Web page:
10. Be prepared for locals to want photos with you
When you go to India, it’s not unusual to find you’re drawing attention. In some places you’ll travel, locals won’t have seen many white-skinned, fair hair people or tall women. If you’re both a woman, tall and have blonde or red hair then the chances are you’re going to be stopped for photos quite a bit, or notice people taking photos of you.
Thom and I have had people stand next to us when we’re taking photos of each other, as well as whole families wanting photos with us.
It’s strange, to begin with, but you can politely decline if you’re uncomfortable with it.
11. Don’t forget travel insurance
As with any trip you’re planning, travel insurance is important! You never know when you’re going to get sick, lose something or have something cancelled leaving you out of pocket.
If you’ve got good travel insurance you can recoup some of these costs and not have to worry about the price of medical care should you need it.
12. Travel with snacks
While street food can be delicious it can also not be. A good travel tip for India, and for other countries too, is to travel with snacks!
Pick up your favourites from markets and stores and keep some in your day bag too so that you can keep hunger at bay (and avoid h-anger if you’re anything like me!).
13. Get a local sim card for your phone
If your current sim card charges a lot for data while travelling in India, then it’s worth getting a local sim card.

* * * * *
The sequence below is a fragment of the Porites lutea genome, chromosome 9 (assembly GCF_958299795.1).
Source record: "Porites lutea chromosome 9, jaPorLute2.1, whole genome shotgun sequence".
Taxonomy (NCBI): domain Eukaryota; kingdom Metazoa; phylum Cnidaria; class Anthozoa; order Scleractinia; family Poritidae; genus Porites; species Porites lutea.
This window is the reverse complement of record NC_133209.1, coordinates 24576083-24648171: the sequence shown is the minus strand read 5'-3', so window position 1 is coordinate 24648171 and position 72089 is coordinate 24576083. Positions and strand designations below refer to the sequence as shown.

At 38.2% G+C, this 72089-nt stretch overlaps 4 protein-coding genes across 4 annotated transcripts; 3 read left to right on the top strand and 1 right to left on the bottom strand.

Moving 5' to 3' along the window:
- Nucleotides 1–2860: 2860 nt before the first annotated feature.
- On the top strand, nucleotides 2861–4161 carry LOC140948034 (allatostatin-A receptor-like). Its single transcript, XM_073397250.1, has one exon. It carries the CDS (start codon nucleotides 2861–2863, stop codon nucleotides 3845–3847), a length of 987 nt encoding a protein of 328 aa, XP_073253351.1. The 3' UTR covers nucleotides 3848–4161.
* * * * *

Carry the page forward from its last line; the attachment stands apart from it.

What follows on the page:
This way you can look up directions on Google maps, check out bus and train schedules and things to do as you get around. Having the access to internet is like having your own travel guide for India in your pocket.
In India, Airtel and Vodafone India are the biggest network providers. In general, Vodafone and Airtel work well in North India but Airtel is reported to work better in South India than Vodafone might.
If you’re flying to Delhi or Mumbai, you can pick up a sim card at the airport. This makes things super easy and means you’re connected right from the go! Some hotels and hostels will also be able to sell you a sim card too.
14. Carry hand sanitizer and toilet paper
We’re all pretty used to carrying hand sanitizer these days, and I’d recommend ensuring you’ve got that and some toilet paper with you at all times when travelling in India.
Toilets and rest stops may leave something to be desired compared to what most of us are used to and chances are you’ll be grateful for having these two small items.
15. Learn to travel slow and go with the flow
Don’t expect everything to run to schedule when you’re getting around India. It’s not uncommon for buses and trains to leave late or not at all.
Travelling in India is a good lesson in being flexible and going with the flow – something I struggle with sometimes – but travel is a great way to learn!
Have you travelled to India? What are your top India tips?